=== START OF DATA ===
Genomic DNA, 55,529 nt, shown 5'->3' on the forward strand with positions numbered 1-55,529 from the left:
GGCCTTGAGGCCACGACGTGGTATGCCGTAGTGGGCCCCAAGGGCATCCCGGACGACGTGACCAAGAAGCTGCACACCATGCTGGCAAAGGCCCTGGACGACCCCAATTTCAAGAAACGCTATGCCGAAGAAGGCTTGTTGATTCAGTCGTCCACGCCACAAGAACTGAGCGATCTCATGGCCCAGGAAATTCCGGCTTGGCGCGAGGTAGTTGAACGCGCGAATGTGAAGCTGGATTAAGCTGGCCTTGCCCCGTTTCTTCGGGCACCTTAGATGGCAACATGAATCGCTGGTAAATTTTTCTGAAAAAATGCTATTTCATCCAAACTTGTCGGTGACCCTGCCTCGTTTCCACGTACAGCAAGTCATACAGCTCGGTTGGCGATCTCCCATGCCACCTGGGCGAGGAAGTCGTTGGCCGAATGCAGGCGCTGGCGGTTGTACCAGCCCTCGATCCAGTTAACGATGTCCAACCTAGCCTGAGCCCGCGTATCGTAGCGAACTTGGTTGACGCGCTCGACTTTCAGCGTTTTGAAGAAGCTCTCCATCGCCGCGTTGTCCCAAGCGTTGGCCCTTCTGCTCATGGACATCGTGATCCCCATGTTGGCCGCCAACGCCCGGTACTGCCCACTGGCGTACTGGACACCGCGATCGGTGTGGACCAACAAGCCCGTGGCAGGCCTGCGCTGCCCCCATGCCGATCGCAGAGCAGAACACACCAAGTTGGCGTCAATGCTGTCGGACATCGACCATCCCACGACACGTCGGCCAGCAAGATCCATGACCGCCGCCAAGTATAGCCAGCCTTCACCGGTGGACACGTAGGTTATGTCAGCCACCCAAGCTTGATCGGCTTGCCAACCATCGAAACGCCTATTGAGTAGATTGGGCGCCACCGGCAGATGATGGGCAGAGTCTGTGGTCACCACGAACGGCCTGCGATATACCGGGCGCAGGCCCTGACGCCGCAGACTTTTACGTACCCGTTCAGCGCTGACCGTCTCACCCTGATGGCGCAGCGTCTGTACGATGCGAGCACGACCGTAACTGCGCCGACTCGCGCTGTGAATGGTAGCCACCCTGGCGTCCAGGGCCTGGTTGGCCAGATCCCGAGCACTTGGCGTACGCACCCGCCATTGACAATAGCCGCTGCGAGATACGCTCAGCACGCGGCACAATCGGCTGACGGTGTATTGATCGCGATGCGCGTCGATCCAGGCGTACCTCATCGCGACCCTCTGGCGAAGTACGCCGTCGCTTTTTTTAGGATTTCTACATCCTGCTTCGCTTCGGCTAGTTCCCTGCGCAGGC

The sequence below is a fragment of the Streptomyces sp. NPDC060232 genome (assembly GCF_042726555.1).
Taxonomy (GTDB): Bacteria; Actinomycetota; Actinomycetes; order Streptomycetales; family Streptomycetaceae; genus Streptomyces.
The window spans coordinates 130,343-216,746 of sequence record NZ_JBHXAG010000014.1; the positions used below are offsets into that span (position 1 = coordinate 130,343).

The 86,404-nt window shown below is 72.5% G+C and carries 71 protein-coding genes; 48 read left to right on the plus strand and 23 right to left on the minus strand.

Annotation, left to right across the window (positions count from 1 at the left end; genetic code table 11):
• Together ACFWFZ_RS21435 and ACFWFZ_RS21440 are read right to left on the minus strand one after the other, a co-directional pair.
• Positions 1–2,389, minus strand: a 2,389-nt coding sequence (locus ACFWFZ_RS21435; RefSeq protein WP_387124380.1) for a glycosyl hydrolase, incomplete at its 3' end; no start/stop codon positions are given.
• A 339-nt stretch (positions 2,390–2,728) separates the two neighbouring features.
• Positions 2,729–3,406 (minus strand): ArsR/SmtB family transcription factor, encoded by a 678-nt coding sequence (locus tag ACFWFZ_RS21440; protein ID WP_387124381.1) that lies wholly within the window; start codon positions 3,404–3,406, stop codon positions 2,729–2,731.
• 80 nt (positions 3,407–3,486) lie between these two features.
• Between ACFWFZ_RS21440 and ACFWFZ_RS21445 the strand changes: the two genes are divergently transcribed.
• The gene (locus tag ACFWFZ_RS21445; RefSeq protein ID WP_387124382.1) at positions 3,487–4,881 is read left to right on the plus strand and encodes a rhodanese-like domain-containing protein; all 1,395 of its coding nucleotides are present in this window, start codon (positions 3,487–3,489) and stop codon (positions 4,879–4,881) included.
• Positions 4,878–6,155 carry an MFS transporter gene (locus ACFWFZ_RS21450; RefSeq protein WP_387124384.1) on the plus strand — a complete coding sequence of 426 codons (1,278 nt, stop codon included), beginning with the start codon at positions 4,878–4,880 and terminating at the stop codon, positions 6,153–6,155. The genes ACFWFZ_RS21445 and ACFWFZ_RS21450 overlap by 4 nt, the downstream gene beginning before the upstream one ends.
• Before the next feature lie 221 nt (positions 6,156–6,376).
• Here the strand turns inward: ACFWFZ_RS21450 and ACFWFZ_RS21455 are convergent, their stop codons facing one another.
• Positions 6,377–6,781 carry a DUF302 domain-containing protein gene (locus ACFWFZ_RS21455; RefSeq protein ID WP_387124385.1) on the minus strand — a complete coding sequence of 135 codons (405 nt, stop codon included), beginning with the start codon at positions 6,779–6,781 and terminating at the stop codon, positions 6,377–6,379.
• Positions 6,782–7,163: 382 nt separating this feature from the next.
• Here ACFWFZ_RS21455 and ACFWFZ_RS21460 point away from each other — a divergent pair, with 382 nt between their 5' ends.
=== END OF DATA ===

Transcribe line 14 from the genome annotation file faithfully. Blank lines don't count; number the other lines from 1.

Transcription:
• The gene (locus tag ACFWFZ_RS21445; RefSeq protein ID WP_387124382.1) at positions 3,487–4,881 is read left to right on the plus strand and encodes a rhodanese-like domain-containing protein; all 1,395 of its coding nucleotides are present in this window, start codon (positions 3,487–3,489) and stop codon (positions 4,879–4,881) included.